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Why You Should Sketch Something On Your Next Trip (Even If It’s Bad)

Why You Should Sketch Something On Your Next Trip (Even If It’s Bad)

English philosopher John Ruskin once said: “A man is born an artist as a hippopotamus is born a hippopotamus.” Living through the rise of photography, Ruskin believed that it was destroying the art of sketching, which is why he spent four years campaigning to get people to sketch again, regardless of how skilled they were.

Ruskin believed drawing was the way to see the small and beautiful details in even the most mundane of sights. In his mind, a sketcher observed more beauty in the world than a non-sketcher because they took more time and effort creating a token of their experiences. Alas, we all have cameras on our phones now, which are filled with photos from our last holiday, while sketching is something many of us haven’t done in years. 

I won’t lie, Ruskin’s failed mission to save sketching made me a little sad. Was my habit of taking photos whenever I travelled making me miss the beauty that allegedly surrounds us all? Not wanting to take the risk I decided that I, someone with no discernible talent for drawing, would give sketching a go whenever I went on holiday. 

Here’s a drawing of a breakfast I enjoyed in Singapore:

Yep, that's a breakfast.
Oh wow, feels like I’m really there.

Pretty average, huh? To be fair, I rushed it a bit so my toast wouldn’t go cold, adding the colour at home. Clearly, it’s not going to win any awards. 

But I love it. 

Not because it’s good but because looking at it makes me remember a lot about that day.

When I look at that sketch I see so much more than my kaya toast and eggs. I hear the aunties yelling at me for taking my tray to the table without any soy sauce, I can smell black coffee with condensed milk, and taste those soft jammy eggs (which really were quite delicious with the aforementioned soy sauce).

Yeah, this drawing is never going to hang in a gallery but it will remain an exhibit of my time in Singapore with more sensory memory triggers than any of my photos from the rooftop bar of the Marina Bay Sands. 

So it was that I kept on sketching my travels. Whenever I had a relaxed moment, enjoying a negroni or waiting for my food to arrive, instead of checking my phone I would pull out my notebook and start sketching. While travelling I tried to make sure I sketched one thing a day, whether it was a quick five-minute squiggle or something more leisurely and detailed. 

I kept on sketching until something completely unexpected happened: I started not to suck.

Here’s a sketch of mine done a year later in Amsterdam:

Water damage courtesy of me showing it to someone at a bar later and accidentally dripping condensation on it.

This one I’m actually proud of because a) I never thought I’d draw something this nice and b) the day comes flooding back to me when I look at it. My girlfriend and I were having a coffee while we waited for our entry time at the Anne Frank House to come up. I remember the unseasonably warm sun and looking across the canal at the grand church whose bells were ringing to the tune of The Pink Panther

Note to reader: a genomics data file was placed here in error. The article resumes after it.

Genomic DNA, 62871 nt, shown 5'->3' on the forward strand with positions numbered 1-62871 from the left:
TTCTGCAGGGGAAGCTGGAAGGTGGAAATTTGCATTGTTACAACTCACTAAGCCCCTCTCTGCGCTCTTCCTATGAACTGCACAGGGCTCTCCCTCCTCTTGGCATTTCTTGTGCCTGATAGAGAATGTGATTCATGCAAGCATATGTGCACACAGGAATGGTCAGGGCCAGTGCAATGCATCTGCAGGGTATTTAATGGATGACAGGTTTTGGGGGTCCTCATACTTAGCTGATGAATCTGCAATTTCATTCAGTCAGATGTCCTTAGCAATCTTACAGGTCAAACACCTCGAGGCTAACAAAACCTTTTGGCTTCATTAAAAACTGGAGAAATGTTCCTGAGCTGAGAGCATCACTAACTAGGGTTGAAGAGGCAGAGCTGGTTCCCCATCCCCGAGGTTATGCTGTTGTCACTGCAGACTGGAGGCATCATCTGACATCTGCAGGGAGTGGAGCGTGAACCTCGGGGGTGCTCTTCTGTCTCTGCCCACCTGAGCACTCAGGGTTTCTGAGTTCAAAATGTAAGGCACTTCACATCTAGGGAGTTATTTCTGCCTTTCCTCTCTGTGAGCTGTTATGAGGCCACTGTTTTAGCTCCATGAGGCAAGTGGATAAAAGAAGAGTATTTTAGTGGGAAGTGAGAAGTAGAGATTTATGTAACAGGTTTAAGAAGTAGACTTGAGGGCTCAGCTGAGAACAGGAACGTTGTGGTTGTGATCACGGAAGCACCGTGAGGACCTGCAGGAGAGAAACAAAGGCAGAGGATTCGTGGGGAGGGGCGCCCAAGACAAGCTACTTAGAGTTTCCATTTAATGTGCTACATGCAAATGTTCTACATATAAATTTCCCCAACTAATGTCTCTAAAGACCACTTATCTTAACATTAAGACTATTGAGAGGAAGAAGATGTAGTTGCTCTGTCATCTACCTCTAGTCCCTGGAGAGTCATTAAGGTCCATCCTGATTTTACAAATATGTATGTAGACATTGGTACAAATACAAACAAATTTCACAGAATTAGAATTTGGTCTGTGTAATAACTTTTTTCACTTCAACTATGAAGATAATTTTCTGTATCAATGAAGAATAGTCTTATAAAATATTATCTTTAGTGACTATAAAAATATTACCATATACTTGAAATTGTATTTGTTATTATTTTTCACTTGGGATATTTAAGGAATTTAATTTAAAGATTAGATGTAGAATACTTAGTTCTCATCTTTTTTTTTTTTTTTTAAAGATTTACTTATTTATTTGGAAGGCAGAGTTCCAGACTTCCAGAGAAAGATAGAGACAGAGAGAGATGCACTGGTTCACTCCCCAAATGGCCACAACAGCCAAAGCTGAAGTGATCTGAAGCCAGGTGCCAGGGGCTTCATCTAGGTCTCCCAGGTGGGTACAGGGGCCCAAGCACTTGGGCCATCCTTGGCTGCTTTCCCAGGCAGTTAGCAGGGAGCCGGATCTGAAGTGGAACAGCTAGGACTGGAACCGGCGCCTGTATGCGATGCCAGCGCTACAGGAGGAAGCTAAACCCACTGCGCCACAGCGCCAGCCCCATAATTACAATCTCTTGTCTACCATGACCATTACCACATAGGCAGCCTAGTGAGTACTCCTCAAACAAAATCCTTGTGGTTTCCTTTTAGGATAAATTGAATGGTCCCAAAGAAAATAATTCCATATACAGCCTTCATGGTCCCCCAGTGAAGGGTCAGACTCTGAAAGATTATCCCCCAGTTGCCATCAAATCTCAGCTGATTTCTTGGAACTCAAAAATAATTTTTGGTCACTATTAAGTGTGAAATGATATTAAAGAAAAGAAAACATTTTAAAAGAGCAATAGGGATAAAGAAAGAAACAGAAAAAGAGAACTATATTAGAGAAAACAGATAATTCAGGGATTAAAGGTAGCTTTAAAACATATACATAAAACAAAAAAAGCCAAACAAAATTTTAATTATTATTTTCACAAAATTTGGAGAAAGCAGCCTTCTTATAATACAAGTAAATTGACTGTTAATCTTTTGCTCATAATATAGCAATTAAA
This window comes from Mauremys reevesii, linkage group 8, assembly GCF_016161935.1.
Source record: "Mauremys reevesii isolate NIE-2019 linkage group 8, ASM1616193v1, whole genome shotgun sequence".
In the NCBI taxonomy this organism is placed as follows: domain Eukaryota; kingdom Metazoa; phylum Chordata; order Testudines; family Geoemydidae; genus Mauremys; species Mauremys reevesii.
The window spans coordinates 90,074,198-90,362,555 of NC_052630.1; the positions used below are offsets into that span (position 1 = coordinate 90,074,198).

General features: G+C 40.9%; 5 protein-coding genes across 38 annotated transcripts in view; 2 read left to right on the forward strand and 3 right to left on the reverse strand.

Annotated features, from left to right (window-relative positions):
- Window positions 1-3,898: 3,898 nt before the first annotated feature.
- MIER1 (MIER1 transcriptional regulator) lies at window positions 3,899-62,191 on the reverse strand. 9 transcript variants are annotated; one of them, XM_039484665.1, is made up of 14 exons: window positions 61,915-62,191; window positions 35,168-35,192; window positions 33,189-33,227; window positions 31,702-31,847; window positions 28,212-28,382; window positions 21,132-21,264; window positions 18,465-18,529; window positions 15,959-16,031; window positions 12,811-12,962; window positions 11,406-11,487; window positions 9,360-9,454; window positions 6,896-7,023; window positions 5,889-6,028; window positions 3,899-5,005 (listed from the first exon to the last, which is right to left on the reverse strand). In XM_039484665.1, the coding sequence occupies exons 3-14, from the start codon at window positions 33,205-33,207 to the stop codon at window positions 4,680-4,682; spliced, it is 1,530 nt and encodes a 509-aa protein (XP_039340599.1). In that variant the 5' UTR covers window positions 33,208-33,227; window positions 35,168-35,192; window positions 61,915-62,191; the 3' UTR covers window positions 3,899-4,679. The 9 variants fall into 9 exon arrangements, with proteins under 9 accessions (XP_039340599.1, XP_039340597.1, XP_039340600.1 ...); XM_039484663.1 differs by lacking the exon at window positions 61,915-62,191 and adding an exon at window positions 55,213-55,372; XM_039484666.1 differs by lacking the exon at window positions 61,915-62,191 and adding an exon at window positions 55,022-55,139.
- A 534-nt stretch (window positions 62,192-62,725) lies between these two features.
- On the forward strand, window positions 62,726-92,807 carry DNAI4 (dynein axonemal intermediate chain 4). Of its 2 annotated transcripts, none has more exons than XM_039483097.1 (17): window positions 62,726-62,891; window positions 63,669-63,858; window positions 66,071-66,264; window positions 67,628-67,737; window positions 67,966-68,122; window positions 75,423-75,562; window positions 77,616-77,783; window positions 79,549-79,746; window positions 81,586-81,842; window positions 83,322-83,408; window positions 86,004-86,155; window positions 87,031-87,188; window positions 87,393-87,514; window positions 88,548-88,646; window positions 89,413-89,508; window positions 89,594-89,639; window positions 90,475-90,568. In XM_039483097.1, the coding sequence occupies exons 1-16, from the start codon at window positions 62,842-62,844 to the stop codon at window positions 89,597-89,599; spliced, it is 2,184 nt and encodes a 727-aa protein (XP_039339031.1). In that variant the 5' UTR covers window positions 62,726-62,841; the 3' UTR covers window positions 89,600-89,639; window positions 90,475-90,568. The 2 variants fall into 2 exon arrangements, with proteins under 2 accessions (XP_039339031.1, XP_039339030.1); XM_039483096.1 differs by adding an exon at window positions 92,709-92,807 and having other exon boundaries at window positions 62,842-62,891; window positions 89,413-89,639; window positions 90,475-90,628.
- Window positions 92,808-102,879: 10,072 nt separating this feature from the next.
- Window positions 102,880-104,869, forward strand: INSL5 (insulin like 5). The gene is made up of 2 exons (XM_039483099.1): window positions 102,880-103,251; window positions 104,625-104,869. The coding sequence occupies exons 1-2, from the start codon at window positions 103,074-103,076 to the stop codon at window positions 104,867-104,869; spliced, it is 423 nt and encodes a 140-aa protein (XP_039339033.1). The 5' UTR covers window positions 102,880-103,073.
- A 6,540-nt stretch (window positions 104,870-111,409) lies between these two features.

I don’t know how much I would be able to recall about this day had I just taken a photo. How many times have you looked at photos of your travels and had a disagreement with someone in regards to what day the photo was taken? In her essay collection, On Photography, writer Susan Sontag wrote: “So successful has been the camera’s role in beautifying the world that photographs, rather than the world, have become the standard of the beautiful.” 

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Basically, Sontag (who would have been great mates with Ruskin) argued taking photos deferred the act of forging memories. By allowing the camera to do the observing instead of our eyes, a pencil, and some paper, Sontag believed we missed what was right in front of us.

To sketch this moment in Amsterdam, I had to look at everything really closely. I observed the textures and heights of the buildings, how the sun reflected off the wrought iron fence and how the trees seemed to be planted with symmetry in mind. It was the sort of inconsequential moment that I would have otherwise forgotten but thanks to my sketch I now look back on as one of the most serene moments from that trip. 

We don’t talk about it a whole lot, but travelling is filled with those ‘in-between moments’ when we’re waiting to do the thing we came to do (which we will likely be taking a picture of). These moments could easily be passed-by on our phones, checking socials or responding to emails, but if you give sketching a try during these slower times you might just come home with a souvenir made by you – just for you. 

I’m never going to stop checking my phone, taking photos, or writing during my travels (nor would I expect you to) but I will always make time for sketching. The effort needed to capture what you’ve observed can be very meditative and create sensory memories, completely unique regardless of the level of skill on display.

Next time you’re away, sketch one for Ruskin and, more importantly, sketch one for yourself.

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